On Halloween, October 31, we celebrate ghosts and spooky things. The souls of the deceased are remembered on November 1 and 2, All Saints’ Day and All Souls’ Day, respectively, also known as the Day of the Dead.
However, you may not know that October 30th is 22second abbreviation Create a great funeral day annually. Before the Halloween ghosts and Day of the Dead spirits roll in, there’s usually a funeral or memorial service—the party no one wants to plan.
Facing the thought of our death causes uncomfortable thoughts. Instead of confronting the inevitability of our own death, our culture denies death. However, at the same time, we have this massive celebration of scary things and death related things on Halloween.
The idea behind creating a great funeral day is to think about how you would like one to be remembered. By letting your loved ones know how you like to celebrate your life, the survivor’s experience can be much easier.
Creating Great Funeral Day began in 2000, and Stephanie West Allen started. She saw her husband struggle to hold a meaningful funeral for his mother, who had left no directions before her death. After noticing his grief, Allen felt that knowing what her mother-in-law might want would ease the pain of the preparations for the remembrance.
Why are people so reluctant to discuss funeral planning, let alone do anything concrete about it in advance?
Social psychologists cite the terror management theory, which is that all human behavior is ultimately driven by the fear of death. Death creates anxiety, not only because it can strike at unexpected and random moments, but because its nature is fundamentally unknown.
Awareness of our final death, called a “death spur,” influences our decision-making in the face of this horror. Many people decide to avoid the topic.
Creating a great funeral day urges us to be aware of our own death. This self-awareness enables us to plan reflexively in advance, so as not to let our families react disorganized and stressful after our death.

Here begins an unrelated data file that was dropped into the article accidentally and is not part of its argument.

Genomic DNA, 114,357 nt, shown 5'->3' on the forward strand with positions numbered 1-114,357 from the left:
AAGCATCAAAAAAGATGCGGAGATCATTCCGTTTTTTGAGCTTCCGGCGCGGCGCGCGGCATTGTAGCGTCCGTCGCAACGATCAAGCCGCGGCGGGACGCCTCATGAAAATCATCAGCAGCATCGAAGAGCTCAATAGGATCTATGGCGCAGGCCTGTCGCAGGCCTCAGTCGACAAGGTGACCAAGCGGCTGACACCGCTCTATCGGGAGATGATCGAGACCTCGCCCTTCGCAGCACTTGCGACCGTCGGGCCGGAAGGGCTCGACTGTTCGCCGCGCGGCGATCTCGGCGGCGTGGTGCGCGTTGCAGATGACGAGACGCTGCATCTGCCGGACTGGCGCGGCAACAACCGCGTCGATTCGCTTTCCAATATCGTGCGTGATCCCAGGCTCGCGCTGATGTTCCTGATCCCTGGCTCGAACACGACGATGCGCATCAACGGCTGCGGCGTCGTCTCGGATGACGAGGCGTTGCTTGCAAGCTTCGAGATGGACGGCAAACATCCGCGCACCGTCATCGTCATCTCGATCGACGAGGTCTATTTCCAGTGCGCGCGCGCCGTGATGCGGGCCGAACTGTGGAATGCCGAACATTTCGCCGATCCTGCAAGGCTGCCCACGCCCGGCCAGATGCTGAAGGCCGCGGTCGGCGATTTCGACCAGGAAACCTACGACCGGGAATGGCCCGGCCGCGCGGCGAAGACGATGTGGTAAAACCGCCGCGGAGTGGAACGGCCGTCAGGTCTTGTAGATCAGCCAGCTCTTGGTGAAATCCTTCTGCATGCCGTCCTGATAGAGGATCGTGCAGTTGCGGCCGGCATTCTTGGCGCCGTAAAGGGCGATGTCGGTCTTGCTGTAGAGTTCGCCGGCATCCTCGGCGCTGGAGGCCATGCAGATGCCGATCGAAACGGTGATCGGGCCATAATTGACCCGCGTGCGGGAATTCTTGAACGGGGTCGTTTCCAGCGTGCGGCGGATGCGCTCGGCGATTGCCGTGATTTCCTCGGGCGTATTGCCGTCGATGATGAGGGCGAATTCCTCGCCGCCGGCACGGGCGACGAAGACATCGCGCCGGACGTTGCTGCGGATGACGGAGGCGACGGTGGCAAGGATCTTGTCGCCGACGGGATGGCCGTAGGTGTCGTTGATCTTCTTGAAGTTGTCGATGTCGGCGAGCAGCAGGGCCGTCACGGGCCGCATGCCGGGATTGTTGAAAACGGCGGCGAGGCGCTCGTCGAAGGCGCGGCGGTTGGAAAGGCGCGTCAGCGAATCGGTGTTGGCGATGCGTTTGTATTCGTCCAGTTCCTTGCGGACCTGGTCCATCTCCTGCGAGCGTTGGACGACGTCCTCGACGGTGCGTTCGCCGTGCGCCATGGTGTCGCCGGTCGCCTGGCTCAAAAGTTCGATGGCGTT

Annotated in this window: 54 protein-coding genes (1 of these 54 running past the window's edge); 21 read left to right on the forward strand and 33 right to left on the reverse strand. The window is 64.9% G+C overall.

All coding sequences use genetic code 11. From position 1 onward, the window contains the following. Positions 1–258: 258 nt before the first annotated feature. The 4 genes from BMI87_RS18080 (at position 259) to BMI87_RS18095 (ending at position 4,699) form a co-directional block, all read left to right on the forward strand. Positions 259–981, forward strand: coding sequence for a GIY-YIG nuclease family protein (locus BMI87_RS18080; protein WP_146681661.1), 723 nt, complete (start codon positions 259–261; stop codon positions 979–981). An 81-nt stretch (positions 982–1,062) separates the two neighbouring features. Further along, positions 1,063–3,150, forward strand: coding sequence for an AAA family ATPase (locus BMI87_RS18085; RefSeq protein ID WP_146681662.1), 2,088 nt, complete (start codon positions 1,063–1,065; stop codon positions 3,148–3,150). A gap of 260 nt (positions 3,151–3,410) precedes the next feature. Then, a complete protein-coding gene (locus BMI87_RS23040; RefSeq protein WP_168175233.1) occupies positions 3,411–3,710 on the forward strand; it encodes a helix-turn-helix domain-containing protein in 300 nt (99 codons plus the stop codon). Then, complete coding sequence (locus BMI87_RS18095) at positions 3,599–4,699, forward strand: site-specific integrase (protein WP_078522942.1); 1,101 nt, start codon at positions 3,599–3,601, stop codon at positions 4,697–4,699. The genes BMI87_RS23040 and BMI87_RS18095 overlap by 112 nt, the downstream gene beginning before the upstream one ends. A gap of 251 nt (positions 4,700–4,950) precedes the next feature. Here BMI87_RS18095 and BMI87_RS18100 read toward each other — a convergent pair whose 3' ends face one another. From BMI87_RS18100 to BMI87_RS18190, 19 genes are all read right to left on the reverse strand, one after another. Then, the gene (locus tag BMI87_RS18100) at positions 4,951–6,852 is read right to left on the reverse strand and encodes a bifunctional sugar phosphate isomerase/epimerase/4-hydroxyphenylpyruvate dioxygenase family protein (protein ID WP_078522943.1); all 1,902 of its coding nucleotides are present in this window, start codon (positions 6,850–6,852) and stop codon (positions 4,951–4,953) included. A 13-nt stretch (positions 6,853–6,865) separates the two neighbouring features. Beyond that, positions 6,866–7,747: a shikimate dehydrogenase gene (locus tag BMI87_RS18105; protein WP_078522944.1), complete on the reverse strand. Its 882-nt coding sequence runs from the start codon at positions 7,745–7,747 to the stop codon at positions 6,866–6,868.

Blue Öyster Cult’s 1976 hit single, “Don’t Be Afraid of the Reaper,” is a perennial favorite on classic rock stations. Its intended message is that love transcends the actual physical presence of partners. The Reaper refers to the Grim Reaper, a traditional personification of death in European folklore.
The fear of planning a funeral is equivalent to the fear of death. Those who are afraid in one area of their life are often afraid in other areas. It won’t kill you to stay away from the fear of funerals.
Act with love, plan ahead, and talk about what you might want. Your courage will help your family reduce stress in times of grief, save money, and create a purposeful and memorable “goodbye.”
In creating a great funeral day, do not be afraid of the reaper.
Jill Rubin, Certified Secondary Specialist and The Doyenne of Death®, is a leading educator in the field of death education. One of the first Death Cafe hosts in the US, she uses humor, funny movie clips, and out-of-the-box activities to teach end-of-life themes. She has authored three books on end-of-life issues and coordinates a Before I Die festival in New Mexico. It is also an authorized funeral rite and was awarded Albuquerque Business First with the 2019 Women of Influence Award.
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